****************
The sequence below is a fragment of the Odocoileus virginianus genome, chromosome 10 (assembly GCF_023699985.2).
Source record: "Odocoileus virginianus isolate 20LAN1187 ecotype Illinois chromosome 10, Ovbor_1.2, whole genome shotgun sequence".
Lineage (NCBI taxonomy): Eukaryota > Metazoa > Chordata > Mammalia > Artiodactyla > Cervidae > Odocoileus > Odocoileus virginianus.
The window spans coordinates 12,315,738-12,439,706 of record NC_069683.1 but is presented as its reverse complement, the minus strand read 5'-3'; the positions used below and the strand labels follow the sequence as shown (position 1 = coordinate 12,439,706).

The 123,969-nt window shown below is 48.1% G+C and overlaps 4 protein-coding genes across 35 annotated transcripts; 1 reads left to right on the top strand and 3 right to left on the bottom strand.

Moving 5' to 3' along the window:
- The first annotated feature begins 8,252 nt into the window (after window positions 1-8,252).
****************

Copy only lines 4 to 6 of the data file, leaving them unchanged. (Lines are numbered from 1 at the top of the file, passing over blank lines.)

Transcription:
The window spans coordinates 12,315,738-12,439,706 of record NC_069683.1 but is presented as its reverse complement, the minus strand read 5'-3'; the positions used below and the strand labels follow the sequence as shown (position 1 = coordinate 12,439,706).

The 123,969-nt window shown below is 48.1% G+C and overlaps 4 protein-coding genes across 35 annotated transcripts; 1 reads left to right on the top strand and 3 right to left on the bottom strand.

Moving 5' to 3' along the window: